SF mayor's race coming down to a fight over money and influence
Posted May 25, 2018 7:37 p.m. EDT
SAN FRANCISCO -- No issue has been bigger in the San Francisco mayor's race than money -- who's giving it, who's getting it, and how much is coming from donors operating independently of the candidates' campaigns.
More than the differences the four main candidates have over such areas as housing, homelessness, public transit -- differences that are mostly narrow -- London Breed, Jane Kim, Mark Leno and Angela Alioto have made the campaign largely about allegations of influence-buying, especially by the independent expenditure groups known as super PACS.
The question: How much do voters care? And do they care more about the influence that money might be buying more than they care to hear candidates talk about dirty streets, car break-ins, soaring rents and other issues?
``Some voters will care about it a lot, but for others, it's a distraction or an attempt to change the narrative of an election away from issues and policies and make it more about, 'Who do you trust?' '' said Jason McDaniel, an associate political science professor at San Francisco State University.
``Voters are very clear about what they care about in this election, and it's homelessness, affordability and getting the streets of the city clean,'' said John Whitehurst, a Democratic consultant who isn't involved with any of the candidates, but previously handled Leno's campaigns for the state Legislature. ``None of the voters I've talked to and none of the polls I've seen -- and I've seen a lot -- point to campaign finance as an important issue in this election. I don't believe anyone will be elected mayor based on proving who has the least amount of independent expenditure money spent on them.''
That's not stopping the candidates from firing away, mostly at Breed. In the most recent reporting period, from April 22 to May 19, she brought in $258,853 in contributions from individuals -- nearly twice as much as Kim, better than double Leno's total and more than 10 times as much as Alioto, according to reports filed with the city Ethics Commission.
But it's the super PAC money that is drawing the most attention. Outside groups that by law cannot coordinate their activities with a candidate -- but can spend as much as they like -- have now shelled out nearly $1 million on ads, mailers and other efforts to support Breed. That's compared with the $385,593 spent on behalf of Kim and $137,327 spent supporting Leno. No outside groups have been formed to support Alioto.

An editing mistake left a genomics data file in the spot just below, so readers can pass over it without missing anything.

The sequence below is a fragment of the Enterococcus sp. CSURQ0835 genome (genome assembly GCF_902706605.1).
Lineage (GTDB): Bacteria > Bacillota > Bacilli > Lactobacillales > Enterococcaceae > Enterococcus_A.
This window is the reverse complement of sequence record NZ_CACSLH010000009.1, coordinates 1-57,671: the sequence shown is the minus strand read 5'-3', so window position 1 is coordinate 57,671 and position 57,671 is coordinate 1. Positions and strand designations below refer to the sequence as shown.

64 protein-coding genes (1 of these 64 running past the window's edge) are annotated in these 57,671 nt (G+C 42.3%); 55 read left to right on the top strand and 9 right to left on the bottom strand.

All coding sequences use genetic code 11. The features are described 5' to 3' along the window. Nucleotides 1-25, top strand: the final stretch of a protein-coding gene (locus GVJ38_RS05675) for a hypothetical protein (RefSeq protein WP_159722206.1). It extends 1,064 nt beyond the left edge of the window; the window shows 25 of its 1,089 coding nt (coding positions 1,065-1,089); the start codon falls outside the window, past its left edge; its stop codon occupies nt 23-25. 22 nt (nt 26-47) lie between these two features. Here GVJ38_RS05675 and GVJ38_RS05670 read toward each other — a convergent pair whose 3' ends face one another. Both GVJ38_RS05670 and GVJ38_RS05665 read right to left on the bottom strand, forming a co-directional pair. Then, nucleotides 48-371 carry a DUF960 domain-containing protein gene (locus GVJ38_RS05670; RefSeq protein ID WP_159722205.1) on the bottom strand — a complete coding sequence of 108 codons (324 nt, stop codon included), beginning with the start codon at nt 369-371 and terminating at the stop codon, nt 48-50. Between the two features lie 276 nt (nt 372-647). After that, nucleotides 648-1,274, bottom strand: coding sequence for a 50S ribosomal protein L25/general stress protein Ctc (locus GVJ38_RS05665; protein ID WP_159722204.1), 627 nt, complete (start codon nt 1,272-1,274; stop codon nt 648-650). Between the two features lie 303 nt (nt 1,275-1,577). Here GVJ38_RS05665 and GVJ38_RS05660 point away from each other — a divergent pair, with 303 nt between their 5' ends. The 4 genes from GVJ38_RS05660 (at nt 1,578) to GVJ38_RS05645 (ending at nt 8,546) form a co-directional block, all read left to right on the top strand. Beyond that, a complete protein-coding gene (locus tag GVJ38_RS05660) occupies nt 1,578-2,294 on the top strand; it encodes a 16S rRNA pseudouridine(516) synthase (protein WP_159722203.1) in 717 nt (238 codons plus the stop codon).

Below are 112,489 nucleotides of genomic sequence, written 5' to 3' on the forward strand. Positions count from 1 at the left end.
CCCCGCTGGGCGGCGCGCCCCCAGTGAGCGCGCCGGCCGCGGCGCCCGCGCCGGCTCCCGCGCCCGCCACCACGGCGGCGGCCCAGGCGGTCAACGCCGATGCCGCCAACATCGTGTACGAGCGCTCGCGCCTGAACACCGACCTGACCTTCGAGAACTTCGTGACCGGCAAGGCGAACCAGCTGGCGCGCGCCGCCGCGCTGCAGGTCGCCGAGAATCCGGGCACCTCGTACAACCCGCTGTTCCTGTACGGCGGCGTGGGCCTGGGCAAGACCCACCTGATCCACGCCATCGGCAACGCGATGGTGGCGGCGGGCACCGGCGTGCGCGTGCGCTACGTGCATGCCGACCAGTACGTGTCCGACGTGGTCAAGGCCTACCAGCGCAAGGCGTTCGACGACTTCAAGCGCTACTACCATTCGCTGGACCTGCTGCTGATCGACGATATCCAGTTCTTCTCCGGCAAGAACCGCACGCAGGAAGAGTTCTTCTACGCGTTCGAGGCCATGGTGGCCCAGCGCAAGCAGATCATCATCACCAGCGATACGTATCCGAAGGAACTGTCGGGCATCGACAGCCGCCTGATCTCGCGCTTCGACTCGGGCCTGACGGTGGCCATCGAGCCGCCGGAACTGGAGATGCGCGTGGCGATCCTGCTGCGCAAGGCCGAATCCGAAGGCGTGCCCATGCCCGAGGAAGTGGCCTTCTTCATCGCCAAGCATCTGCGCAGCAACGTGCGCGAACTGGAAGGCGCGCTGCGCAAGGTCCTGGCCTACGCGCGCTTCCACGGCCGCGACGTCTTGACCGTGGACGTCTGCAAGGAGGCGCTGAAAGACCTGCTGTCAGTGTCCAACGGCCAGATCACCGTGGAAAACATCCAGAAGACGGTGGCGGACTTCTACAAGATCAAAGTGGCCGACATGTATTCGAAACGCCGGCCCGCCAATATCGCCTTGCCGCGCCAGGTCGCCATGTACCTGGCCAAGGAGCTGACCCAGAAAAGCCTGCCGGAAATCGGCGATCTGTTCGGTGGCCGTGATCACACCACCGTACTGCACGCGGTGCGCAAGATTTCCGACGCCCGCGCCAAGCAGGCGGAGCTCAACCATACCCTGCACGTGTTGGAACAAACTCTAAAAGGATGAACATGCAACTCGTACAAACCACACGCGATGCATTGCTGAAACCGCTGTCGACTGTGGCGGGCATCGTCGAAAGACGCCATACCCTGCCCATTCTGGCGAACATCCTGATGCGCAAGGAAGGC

Additionally, outside groups have spent $179,133 attacking Kim and $101,891 opposing Leno, records filed with the Ethics Commission show.
Most of the outside money spent supporting Breed -- $658,149 of the $962,000 total -- has come from a committee formed by the San Francisco Firefighters Local 798 union. The committee has raised thousands from tech moguls including Evan Williams, a co-founder and former CEO of Twitter.
Kim's biggest outside benefactors include Service Employees International Union Local 1021 Candidate PAC, which has spent $218,980. A committee called San Francisco for All of Us, Supporting Mark Leno for Mayor has spent $54,575 on ads. Its chief donors are Equality California, a statewide LGBTQ-rights group that endorsed Leno's campaign in March, and United Here Local 2, a union representing hotel employees.
Kim and Leno have each benefited from $25,148 from the San Francisco Democratic County Central Committee.
Campaign finance has been an issue in the race since the start. Back in January, Alioto sued Leno's campaign to block it from accessing hundreds of thousands of dollars in public financing money, which is provided to candidates to offset the costs of campaigning. A San Francisco judge ruled against her.
Alioto herself failed to qualify for the city's public financing program. She threatened to sue the city this month after a final appeal was denied, arguing that glitches in the Ethics Commission's computer system caused discrepancies in her paperwork.
On the day that Leno officially became a candidate, he challenged other contenders to ``publicly denounce, renounce and reject'' all super PAC money. Kim and Alioto signed the pledge but Breed did not.
In what's become a cornerstone of his campaign, Leno paints Breed's popularity with outside groups as evidence that she's controlled by monied special interests, particularly those of tech investor Ron Conway. Kim and Leno even put out a joint campaign ad warning voters that ``wealthy special interests are trying to buy this election.''
Breed has aggressively defended her independence. And her campaign has fired back, calling Leno and Kim hypocrites for benefiting from the thousands spent on their behalf by outside groups while criticizing Breed for doing the same thing. Claiming to reject the influence of outside spending doesn't stop the money from flowing, Breed's camp contends.
``Leno and Kim know that no candidate can control outside spending,'' Breed spokeswoman Tara Moriarty said. ``It's time they drop the hypocrisy and spend the final weeks of this campaign focusing on the critical issues.''
Leno's campaign spokeswoman Zoe Kleinfeld countered, ``We believe that housing and homelessness are two of the most important issues facing San Francisco. ... But we also believe that campaign funding matters, and we're taking that issue to voters.''
McDaniel, the San Francisco State professor, said focusing on spending by special interest groups could help drive votes to Leno and Kim by uniting the city's progressive factions around a common cause.
``No one disagrees that money in politics is a problem,'' McDaniel said. ``The message unites the different groups that Leno and Kim are trying to appeal to. Whether it will work or not is a whole other matter.''